8. Explore the BIOS or UEFI Settings BIOS Updates If your PC appears to turn on but won’t proceed to boot to Windows, then it might be worth it to check if your BIOS is up to date. The BIOS (Basic Input/Output System), which motherboard manufacturers replaced with the newer UEFI (Unified Extensible Firmware Interface) technology in most recent PCs, is essentially an interpreter between your computer’s operating system and its firmware. If you’re building a PC and it won’t start, it could be because the BIOS doesn’t recognize the new processor. If you don’t update the BIOS, the PC will refuse to boot. However, you’re in luck as you can update your BIOS to the latest version even if your PC doesn’t post. The process varies from one motherboard manufacturer to the other.
BIOS Settings Sometimes, your BIOS may be up-to-date, but the computer still won’t start. In this case, you need to access the BIOS or UEFI and check for any unusual settings preventing your computer from starting. So, how do you access the BIOS or UEFI? After starting your PC, press the key indicated briefly on the startup screen to enter your BIOS Setup. It could be Esc, F1, F2, F8, F11, or F12.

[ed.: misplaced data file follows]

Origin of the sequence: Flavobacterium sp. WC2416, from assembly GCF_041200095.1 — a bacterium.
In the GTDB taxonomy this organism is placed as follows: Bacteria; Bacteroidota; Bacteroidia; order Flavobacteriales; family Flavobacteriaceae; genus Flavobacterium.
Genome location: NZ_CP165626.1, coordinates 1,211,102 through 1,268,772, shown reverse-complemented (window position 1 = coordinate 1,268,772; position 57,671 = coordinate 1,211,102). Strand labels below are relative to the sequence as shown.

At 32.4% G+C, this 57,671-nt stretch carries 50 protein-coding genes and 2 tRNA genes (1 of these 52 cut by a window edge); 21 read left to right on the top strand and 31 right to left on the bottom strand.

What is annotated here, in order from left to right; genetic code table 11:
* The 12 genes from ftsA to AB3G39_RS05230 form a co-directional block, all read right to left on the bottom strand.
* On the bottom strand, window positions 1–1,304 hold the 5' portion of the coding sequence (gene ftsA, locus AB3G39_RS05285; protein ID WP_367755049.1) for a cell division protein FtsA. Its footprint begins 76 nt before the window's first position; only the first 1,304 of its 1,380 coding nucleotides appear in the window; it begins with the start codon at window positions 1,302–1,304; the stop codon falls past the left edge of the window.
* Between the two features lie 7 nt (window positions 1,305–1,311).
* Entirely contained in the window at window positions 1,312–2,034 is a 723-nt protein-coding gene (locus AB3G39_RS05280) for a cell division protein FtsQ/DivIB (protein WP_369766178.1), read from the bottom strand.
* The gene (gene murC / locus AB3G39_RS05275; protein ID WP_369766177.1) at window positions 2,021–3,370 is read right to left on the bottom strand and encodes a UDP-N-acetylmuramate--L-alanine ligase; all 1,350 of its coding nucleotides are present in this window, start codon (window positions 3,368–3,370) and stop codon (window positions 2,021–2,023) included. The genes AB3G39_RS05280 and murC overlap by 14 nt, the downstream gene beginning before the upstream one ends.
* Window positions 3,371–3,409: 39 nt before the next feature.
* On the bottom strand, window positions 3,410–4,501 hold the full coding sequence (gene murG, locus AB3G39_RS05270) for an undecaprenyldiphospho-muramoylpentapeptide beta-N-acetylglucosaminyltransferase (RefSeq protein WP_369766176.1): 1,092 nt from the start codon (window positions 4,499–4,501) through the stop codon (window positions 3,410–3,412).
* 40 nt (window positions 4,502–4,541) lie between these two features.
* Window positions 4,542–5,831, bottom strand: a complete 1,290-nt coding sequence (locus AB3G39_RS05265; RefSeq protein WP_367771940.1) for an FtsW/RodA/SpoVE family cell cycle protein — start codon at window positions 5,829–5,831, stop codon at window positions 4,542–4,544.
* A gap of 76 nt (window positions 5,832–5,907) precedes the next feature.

9. Try Safe Mode If you can access your BIOS, but Windows 10 won’t start normally, you have the option to start your PC in Safe Mode. The Safe Mode feature in Windows allows you to start your computer with only the essential files and drivers it needs to run. Booting in safe mode is essential when troubleshooting a computer that won’t start as it allows you to narrow down on the problem by disabling most of the computer’s features. To start your PC in safe mode in Windows 10, you have to interrupt the boot process three times to open the Windows’ special boot options. A simple way to do this would be: